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Caravan - In the Land of Grey and Pink CD (album) cover




Canterbury Scene

4.30 | 1819 ratings

From, the ultimate progressive rock music website

3 stars I haven't been exposed to enough of the Canterbury Scene genre to really appreciate it. I'm more into symphonic and neo prog, even heavy prog and some prog metal, but I'm willing to try out new genres. I've developed an appreciation for Gong and Robert Wyatt and have become a huge fan of Steve Hillage, but I needed to try out more. And so I sought out what many consider as the pinnacle of the Canterbury Scene genre, Caravan's In the Land of Grey and Pink.

Upon first impressions, I was struck with how nicely put together their shorter songs were. They didn't remind me of anything like the other Canterbury artists I had listened to. Golf Girl is an absolutely wonderful psych-pop number. This should have been a smash hit when this album came out, but as I understand it, Caravan had little or no marketing support from their record company. Winter Wine is also a wonderful number featuring some nice organ work. The title track is also a favorite of mine. I love the bass lines in that song.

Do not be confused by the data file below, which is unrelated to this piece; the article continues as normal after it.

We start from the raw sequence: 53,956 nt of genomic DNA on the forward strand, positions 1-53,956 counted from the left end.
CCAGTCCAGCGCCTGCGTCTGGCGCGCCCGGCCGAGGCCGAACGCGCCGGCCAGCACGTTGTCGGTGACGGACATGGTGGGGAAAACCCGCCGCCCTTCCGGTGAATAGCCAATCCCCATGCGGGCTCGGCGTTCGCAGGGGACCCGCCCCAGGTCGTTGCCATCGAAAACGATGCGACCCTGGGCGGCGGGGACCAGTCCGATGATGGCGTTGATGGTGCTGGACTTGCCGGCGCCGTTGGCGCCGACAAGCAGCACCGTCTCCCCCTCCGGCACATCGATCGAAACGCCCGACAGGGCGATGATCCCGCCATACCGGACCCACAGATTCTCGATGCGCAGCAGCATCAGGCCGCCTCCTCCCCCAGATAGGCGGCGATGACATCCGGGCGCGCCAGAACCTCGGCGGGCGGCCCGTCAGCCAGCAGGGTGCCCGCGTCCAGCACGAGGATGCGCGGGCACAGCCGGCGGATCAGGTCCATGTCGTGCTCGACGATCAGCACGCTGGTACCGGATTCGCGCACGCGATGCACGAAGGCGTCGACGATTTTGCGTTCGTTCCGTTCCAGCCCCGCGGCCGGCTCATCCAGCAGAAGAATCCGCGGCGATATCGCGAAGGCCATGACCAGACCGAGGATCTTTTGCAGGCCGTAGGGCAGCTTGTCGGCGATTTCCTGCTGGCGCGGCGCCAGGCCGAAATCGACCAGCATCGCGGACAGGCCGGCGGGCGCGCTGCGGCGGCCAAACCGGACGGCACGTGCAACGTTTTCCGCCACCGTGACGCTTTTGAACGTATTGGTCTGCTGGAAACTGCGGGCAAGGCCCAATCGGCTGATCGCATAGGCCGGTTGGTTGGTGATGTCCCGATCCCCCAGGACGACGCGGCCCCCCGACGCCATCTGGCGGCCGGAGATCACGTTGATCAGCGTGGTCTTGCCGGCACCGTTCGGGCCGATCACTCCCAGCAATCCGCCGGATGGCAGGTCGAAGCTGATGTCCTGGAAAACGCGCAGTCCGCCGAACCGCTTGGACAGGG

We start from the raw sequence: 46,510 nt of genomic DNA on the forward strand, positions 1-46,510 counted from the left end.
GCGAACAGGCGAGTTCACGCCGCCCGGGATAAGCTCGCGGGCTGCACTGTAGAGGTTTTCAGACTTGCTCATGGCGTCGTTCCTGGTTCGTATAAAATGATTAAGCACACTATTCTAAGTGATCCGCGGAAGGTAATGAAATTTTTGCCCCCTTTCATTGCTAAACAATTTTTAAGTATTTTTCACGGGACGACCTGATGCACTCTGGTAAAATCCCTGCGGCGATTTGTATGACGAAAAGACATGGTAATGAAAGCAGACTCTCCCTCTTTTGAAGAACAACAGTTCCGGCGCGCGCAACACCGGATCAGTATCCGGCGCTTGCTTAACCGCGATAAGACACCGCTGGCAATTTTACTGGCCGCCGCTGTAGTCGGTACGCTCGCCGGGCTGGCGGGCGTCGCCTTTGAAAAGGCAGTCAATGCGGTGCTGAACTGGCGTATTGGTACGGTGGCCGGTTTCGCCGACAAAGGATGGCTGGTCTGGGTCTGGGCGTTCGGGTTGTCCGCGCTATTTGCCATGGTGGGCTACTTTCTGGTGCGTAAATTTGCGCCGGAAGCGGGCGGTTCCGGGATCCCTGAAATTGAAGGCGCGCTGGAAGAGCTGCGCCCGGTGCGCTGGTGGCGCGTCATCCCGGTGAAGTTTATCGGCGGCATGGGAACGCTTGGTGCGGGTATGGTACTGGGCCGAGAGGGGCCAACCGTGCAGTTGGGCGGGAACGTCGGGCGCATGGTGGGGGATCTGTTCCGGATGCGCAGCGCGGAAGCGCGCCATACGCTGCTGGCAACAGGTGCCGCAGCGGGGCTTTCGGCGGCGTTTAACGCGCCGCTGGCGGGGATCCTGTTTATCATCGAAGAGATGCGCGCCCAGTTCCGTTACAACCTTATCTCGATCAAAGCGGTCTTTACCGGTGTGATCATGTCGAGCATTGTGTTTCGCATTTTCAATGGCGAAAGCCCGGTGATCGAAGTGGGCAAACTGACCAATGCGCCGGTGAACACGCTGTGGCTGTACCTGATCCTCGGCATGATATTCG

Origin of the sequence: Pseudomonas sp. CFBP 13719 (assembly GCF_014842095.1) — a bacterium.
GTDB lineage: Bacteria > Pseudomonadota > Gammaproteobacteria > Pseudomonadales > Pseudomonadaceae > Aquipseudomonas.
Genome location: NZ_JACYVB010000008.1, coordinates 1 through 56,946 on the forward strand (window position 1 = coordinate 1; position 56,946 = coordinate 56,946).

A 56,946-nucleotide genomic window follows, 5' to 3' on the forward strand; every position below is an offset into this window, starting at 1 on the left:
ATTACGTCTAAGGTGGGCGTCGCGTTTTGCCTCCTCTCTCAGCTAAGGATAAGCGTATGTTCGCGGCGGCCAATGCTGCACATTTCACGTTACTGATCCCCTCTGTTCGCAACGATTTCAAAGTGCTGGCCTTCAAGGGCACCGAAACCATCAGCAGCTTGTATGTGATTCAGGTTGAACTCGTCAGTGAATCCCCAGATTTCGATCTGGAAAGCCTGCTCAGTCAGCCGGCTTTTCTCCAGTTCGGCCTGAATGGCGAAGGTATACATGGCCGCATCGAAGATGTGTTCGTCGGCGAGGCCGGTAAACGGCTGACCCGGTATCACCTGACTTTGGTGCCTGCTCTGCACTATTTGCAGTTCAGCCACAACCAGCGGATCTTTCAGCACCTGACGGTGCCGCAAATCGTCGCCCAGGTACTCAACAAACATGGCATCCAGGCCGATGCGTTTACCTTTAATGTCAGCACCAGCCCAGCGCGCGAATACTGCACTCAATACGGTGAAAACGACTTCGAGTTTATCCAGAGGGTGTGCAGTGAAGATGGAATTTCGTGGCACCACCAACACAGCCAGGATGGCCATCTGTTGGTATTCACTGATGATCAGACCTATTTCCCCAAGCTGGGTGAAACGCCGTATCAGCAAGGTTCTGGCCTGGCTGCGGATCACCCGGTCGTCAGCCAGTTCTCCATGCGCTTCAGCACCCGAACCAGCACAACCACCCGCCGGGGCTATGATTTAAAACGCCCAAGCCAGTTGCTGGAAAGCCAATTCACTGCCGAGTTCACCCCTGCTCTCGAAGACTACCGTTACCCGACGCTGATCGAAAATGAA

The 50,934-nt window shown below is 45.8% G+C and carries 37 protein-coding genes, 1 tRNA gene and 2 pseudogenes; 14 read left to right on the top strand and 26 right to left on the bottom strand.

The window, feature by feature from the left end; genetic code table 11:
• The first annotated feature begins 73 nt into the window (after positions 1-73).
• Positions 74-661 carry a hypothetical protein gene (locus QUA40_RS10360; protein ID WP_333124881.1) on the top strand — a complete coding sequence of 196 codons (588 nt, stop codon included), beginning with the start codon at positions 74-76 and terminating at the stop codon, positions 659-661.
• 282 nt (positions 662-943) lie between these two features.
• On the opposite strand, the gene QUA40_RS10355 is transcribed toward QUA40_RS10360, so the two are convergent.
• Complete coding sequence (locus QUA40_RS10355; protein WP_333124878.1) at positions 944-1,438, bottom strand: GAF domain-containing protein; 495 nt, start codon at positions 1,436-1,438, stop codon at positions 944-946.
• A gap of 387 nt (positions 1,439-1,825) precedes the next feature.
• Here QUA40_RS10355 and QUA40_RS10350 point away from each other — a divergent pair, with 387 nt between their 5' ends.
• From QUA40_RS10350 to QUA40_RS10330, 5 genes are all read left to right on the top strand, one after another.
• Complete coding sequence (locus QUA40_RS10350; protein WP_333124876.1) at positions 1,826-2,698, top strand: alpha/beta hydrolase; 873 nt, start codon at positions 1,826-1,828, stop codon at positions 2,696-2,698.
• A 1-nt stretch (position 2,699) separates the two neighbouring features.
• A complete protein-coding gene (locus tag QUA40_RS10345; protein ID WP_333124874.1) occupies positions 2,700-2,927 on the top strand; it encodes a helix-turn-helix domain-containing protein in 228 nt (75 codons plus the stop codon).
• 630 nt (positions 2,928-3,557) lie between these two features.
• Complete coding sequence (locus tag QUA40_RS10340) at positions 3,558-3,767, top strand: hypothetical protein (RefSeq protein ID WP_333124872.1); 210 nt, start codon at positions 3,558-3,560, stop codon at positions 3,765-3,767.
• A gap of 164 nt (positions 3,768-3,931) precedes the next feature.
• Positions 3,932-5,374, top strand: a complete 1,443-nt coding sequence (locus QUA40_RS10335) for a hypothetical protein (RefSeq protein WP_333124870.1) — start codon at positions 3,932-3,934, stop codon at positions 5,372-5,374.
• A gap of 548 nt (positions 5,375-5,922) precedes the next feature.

Now onto what appears to be the song that raises this album to high accolades, the 22+ minute long Nine Feet Underground. I have to admit that I've listened to this at least a dozen times now and it still hasn't clicked with me. I'm not sure what I was expecting really. It has a "sameness" throughout it that bores me to tears. The guitar solos seem to go on forever and I just don't sense the structure others have attributed to it. Now I know they recorded this in parts and it was pieced together by their producer magnificently, but it just doesn't feel like it actually has separate "parts" like it ought to. I think it would have been better if the band had done the parts as separate numbers and expanded upon them.

This isn't a genre I'm too familiar with, but I'm hoping it will be helpful for those symphonic prog fans out there wondering what the big deal about this album is. It could very well be a big deal for you and click with you (the proof is in the number of reviews and the high rating of this album). I'm one of the minority that can't seem to really get into the so-called epic song that many praise as its crowning achievement. Maybe it will click with me some years from now, but for now, I love the shorter songs that Richard Sinclair sings on. Definitely good and worth three stars, but I can't push myself to give it anything higher.

progaardvark | 3/5 |


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